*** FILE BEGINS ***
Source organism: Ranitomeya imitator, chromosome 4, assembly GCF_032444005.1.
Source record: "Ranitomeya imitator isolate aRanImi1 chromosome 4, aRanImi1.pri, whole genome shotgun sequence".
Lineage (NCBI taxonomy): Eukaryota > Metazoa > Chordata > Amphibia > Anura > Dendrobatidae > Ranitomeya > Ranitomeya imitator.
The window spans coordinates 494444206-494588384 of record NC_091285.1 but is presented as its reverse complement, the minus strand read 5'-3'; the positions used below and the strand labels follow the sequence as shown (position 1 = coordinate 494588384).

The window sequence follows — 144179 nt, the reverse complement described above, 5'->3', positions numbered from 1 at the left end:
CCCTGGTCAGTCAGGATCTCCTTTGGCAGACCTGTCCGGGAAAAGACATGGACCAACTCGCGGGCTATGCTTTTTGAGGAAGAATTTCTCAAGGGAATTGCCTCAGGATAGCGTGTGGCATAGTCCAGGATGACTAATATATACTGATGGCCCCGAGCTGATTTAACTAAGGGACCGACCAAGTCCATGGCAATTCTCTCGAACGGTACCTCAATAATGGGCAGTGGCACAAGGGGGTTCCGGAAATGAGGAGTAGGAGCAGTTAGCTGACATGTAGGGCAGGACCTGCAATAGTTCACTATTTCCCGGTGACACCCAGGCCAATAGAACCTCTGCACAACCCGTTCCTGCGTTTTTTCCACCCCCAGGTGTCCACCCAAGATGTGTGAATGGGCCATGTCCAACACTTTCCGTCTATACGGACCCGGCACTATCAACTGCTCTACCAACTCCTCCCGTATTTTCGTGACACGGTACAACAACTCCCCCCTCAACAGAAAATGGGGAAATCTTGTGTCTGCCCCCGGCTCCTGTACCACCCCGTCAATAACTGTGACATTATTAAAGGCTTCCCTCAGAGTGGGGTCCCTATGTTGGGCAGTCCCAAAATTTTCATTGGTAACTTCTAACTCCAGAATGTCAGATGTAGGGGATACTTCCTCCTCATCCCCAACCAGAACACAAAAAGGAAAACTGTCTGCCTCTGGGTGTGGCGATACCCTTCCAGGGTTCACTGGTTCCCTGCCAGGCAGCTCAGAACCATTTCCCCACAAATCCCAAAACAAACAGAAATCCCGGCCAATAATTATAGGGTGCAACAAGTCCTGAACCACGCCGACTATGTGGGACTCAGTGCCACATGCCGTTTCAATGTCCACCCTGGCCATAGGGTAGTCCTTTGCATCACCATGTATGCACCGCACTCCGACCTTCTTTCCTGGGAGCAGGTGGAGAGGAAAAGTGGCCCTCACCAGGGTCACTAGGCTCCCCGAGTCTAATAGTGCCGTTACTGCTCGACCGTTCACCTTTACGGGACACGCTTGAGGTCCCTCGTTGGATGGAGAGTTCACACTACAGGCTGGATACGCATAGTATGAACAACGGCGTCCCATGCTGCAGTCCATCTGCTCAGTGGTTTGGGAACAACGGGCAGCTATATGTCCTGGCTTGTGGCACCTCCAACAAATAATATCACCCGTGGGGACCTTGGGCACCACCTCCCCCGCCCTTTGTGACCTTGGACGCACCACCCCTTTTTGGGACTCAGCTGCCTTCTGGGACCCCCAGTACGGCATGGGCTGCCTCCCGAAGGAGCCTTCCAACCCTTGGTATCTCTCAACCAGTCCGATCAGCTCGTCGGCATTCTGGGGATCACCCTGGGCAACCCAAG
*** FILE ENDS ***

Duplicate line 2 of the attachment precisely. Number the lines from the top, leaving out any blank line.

Source record: "Ranitomeya imitator isolate aRanImi1 chromosome 4, aRanImi1.pri, whole genome shotgun sequence".